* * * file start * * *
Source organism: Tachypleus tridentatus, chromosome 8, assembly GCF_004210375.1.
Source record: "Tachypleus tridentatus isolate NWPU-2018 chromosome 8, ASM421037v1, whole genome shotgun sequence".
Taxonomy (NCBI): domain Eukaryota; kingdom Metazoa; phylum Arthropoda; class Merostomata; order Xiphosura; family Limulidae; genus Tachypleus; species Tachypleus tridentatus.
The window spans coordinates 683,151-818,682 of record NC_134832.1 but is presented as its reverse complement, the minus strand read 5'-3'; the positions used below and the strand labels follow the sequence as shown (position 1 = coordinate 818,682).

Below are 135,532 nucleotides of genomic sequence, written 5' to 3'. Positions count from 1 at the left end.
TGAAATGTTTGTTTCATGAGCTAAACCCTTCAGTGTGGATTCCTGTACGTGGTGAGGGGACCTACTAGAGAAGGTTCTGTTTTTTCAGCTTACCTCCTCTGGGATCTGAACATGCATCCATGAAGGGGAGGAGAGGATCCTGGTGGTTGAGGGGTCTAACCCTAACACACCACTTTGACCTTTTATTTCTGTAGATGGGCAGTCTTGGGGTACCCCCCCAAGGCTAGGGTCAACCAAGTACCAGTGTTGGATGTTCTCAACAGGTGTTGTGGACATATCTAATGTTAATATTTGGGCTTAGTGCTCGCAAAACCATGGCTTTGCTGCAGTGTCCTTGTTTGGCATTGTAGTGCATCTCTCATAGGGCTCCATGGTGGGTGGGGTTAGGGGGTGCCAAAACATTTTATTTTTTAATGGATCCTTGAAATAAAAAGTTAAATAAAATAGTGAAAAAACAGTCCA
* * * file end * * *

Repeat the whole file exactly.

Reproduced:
Source organism: Tachypleus tridentatus, chromosome 8, assembly GCF_004210375.1.
Source record: "Tachypleus tridentatus isolate NWPU-2018 chromosome 8, ASM421037v1, whole genome shotgun sequence".
Taxonomy (NCBI): domain Eukaryota; kingdom Metazoa; phylum Arthropoda; class Merostomata; order Xiphosura; family Limulidae; genus Tachypleus; species Tachypleus tridentatus.
The window spans coordinates 683,151-818,682 of record NC_134832.1 but is presented as its reverse complement, the minus strand read 5'-3'; the positions used below and the strand labels follow the sequence as shown (position 1 = coordinate 818,682).

Below are 135,532 nucleotides of genomic sequence, written 5' to 3'. Positions count from 1 at the left end.
TGAAATGTTTGTTTCATGAGCTAAACCCTTCAGTGTGGATTCCTGTACGTGGTGAGGGGACCTACTAGAGAAGGTTCTGTTTTTTCAGCTTACCTCCTCTGGGATCTGAACATGCATCCATGAAGGGGAGGAGAGGATCCTGGTGGTTGAGGGGTCTAACCCTAACACACCACTTTGACCTTTTATTTCTGTAGATGGGCAGTCTTGGGGTACCCCCCCAAGGCTAGGGTCAACCAAGTACCAGTGTTGGATGTTCTCAACAGGTGTTGTGGACATATCTAATGTTAATATTTGGGCTTAGTGCTCGCAAAACCATGGCTTTGCTGCAGTGTCCTTGTTTGGCATTGTAGTGCATCTCTCATAGGGCTCCATGGTGGGTGGGGTTAGGGGGTGCCAAAACATTTTATTTTTTAATGGATCCTTGAAATAAAAAGTTAAATAAAATAGTGAAAAAACAGTCCA